WHEN THE STOCK MARKET TOOK ITS

greatest plunge ever on October 19, fingers immediately started pointing. Reagan was not in control. James Baker was out to lunch. Alan Greenspan was nowhere to be found. But the culprit might have been Maharishi Mahesh Yogi.

For some time now, the maharishi has been selling a hopped-up form of transcendental meditation that's come to be known as yogic flying. TMers claim that legions of devotees sitting in the lotus position and bounding around on their haunches create "coherence in brain-wave activity" that, among other things, reverses the aging process, lowers the crime rate and raises the stock market.

When 7,000 TMers assembled and hopped to it in Fairfield, Iowa, in 1984, "Research showed a rise in the U.S. stock market," the maharishi told USA Today in 1985. According to TM literature, "The Dow Jones Industrial Average increased 36.1 points during the Assembly." Forget budget cuts and tax increases. Why don't these people get off their butts and get hopping again?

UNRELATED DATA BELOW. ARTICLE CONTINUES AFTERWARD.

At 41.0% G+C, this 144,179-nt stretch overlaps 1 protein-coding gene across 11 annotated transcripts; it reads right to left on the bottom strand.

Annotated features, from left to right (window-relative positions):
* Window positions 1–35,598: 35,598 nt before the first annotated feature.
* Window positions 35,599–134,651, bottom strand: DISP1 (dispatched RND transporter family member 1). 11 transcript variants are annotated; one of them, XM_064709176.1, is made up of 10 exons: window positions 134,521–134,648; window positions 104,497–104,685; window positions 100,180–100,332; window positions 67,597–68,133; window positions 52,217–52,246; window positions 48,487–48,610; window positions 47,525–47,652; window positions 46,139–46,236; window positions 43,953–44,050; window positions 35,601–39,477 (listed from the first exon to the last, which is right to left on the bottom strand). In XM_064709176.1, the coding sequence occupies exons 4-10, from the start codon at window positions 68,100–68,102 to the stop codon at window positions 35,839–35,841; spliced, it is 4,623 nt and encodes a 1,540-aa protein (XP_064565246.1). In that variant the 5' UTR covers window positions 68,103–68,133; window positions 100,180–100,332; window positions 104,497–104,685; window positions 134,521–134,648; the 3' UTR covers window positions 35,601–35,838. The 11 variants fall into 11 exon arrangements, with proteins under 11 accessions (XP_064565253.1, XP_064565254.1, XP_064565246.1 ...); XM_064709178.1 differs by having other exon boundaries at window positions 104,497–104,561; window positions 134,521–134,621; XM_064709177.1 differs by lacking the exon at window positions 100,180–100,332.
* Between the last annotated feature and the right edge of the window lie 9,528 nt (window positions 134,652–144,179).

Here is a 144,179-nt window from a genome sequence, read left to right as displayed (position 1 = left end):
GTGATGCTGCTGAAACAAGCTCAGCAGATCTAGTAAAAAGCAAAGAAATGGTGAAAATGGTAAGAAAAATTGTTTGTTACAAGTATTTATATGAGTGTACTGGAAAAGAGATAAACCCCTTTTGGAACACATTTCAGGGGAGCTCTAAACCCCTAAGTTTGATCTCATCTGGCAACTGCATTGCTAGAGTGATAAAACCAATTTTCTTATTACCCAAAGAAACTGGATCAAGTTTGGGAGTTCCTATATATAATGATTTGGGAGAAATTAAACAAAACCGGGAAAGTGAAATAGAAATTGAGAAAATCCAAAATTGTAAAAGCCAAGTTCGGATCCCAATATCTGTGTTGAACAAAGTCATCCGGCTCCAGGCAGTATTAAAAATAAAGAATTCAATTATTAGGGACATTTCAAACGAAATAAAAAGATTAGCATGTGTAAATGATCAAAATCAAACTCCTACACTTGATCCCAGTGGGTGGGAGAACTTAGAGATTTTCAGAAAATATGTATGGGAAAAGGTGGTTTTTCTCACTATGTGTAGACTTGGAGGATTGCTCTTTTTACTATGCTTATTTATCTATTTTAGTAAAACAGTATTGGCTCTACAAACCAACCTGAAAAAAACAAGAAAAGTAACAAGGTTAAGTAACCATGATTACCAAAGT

One reason might be that the TM empire is currently hamstrung by litigation. In early November, the maharishi's people were in federal appeals court in Washington, D.C., to contest a lower court ruling that awarded one disgruntled practitioner $137,890 for psychological damage the plaintiff said resulted from TM. A decision in the case is due in about a month. Additionally damaging to a "cohesive brain wave" might be eight other suits that have been filed in D.C. alleging fraud and psychological injury as a result of TM. Should the TM forces lose the appeal, other suits could follow.

Great. Just what the stock market needs. More uncertainty.